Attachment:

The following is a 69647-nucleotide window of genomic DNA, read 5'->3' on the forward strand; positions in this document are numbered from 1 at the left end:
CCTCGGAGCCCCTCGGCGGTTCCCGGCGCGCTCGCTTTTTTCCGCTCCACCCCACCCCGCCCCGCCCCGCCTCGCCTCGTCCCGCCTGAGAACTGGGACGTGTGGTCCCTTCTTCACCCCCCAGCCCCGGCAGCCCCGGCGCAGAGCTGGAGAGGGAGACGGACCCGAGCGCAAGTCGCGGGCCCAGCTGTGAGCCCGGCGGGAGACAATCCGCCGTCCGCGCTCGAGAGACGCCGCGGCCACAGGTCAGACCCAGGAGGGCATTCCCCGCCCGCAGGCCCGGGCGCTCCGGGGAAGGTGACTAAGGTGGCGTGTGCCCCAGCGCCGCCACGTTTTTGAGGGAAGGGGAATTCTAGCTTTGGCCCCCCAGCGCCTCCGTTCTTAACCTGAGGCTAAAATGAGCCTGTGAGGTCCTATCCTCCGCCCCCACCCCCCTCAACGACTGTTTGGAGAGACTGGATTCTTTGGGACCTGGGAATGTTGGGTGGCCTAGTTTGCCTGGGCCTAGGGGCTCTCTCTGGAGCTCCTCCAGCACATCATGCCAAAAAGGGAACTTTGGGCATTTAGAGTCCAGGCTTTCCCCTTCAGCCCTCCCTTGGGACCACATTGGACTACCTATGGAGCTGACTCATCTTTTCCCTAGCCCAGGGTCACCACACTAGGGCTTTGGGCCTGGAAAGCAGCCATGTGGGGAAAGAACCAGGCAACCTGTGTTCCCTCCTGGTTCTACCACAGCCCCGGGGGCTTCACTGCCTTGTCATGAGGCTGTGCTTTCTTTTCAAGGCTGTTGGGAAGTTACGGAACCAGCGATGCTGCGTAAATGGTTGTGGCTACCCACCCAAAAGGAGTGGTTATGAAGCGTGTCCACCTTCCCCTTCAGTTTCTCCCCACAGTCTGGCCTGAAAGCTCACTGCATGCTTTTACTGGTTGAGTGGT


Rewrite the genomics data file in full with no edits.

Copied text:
The following is a 69647-nucleotide window of genomic DNA, read 5'->3' on the forward strand; positions in this document are numbered from 1 at the left end:
CCTCGGAGCCCCTCGGCGGTTCCCGGCGCGCTCGCTTTTTTCCGCTCCACCCCACCCCGCCCCGCCCCGCCTCGCCTCGTCCCGCCTGAGAACTGGGACGTGTGGTCCCTTCTTCACCCCCCAGCCCCGGCAGCCCCGGCGCAGAGCTGGAGAGGGAGACGGACCCGAGCGCAAGTCGCGGGCCCAGCTGTGAGCCCGGCGGGAGACAATCCGCCGTCCGCGCTCGAGAGACGCCGCGGCCACAGGTCAGACCCAGGAGGGCATTCCCCGCCCGCAGGCCCGGGCGCTCCGGGGAAGGTGACTAAGGTGGCGTGTGCCCCAGCGCCGCCACGTTTTTGAGGGAAGGGGAATTCTAGCTTTGGCCCCCCAGCGCCTCCGTTCTTAACCTGAGGCTAAAATGAGCCTGTGAGGTCCTATCCTCCGCCCCCACCCCCCTCAACGACTGTTTGGAGAGACTGGATTCTTTGGGACCTGGGAATGTTGGGTGGCCTAGTTTGCCTGGGCCTAGGGGCTCTCTCTGGAGCTCCTCCAGCACATCATGCCAAAAAGGGAACTTTGGGCATTTAGAGTCCAGGCTTTCCCCTTCAGCCCTCCCTTGGGACCACATTGGACTACCTATGGAGCTGACTCATCTTTTCCCTAGCCCAGGGTCACCACACTAGGGCTTTGGGCCTGGAAAGCAGCCATGTGGGGAAAGAACCAGGCAACCTGTGTTCCCTCCTGGTTCTACCACAGCCCCGGGGGCTTCACTGCCTTGTCATGAGGCTGTGCTTTCTTTTCAAGGCTGTTGGGAAGTTACGGAACCAGCGATGCTGCGTAAATGGTTGTGGCTACCCACCCAAAAGGAGTGGTTATGAAGCGTGTCCACCTTCCCCTTCAGTTTCTCCCCACAGTCTGGCCTGAAAGCTCACTGCATGCTTTTACTGGTTGAGTGGT